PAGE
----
The company's partnership with software companies will yield an electronics package that can see pedestrians, tell if a driver is dozing off, and initiate emergency-stop decisions.
Need an electronic brain for your keychain computer? Freescale's KL03, half the size of a golf ball dimple and costing 75 cents, might be just the thing.
At CES, the company announces Warp, an open-source electronics board it hopes developers will embrace for a wide range of wearable computing projects.
Freescale, one of the largest makers of automotive silicon, is looking at new ways to integrate smartphones with in-vehicle infotainment systems.
Freescale Watt Saver technology cuts vampire power to zero for cell phone chargers which draw a trickle of electricity even when the phone is unplugged.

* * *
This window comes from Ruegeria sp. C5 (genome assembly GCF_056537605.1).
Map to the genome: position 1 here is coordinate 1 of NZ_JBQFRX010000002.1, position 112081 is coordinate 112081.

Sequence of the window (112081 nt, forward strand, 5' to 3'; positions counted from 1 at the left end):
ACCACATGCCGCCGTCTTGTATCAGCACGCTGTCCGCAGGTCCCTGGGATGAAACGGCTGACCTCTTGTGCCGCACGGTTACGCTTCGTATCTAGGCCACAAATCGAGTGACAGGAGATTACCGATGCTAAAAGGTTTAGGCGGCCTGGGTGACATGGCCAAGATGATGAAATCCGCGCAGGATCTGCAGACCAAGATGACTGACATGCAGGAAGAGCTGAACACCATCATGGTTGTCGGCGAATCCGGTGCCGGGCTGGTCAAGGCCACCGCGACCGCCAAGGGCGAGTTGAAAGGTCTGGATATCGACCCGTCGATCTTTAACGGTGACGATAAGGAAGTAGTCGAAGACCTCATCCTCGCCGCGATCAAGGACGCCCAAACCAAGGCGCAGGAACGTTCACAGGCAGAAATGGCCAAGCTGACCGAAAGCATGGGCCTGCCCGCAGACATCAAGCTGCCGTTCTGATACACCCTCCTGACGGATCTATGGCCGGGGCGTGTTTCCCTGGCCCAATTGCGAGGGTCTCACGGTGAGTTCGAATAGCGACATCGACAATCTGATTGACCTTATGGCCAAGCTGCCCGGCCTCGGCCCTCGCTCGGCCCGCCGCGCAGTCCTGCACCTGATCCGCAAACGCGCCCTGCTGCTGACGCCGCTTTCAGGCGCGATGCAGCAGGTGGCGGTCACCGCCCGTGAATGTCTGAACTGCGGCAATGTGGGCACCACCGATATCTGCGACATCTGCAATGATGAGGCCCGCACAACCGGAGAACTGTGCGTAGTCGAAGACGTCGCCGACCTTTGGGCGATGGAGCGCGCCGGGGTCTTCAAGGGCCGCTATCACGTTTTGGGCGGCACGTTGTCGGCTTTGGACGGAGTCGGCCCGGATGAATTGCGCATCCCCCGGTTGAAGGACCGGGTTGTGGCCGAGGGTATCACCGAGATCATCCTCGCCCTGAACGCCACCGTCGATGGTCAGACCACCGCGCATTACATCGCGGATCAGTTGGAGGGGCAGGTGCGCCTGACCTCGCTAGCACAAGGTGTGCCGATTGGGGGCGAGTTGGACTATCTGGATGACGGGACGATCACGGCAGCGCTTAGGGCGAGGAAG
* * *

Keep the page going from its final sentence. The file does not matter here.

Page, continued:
Freescale Semiconductor will show off a tablet design that integrates its version of the power-efficient ARM processor at the Consumer Electronics Show.
The company aims to squeeze smartbook devices into the space between notebook and Netbook PCs on the larger side, and smartphones on the smaller side.
Where Netbooks use an Intel Atom processor and, typically, Windows XP, the forthcoming smartbooks will feature ARM chip designs and Linux.
Chipmaker shows off a low-voltage "booster" that gets usable electricity from low-energy power sources like small solar panels, electromagnetic radiation, and waste heat.
While Freescale, like Intel, sees Netbooks as companion devices to the PC, it also envisions devices that are more frugal with power and that run Linux.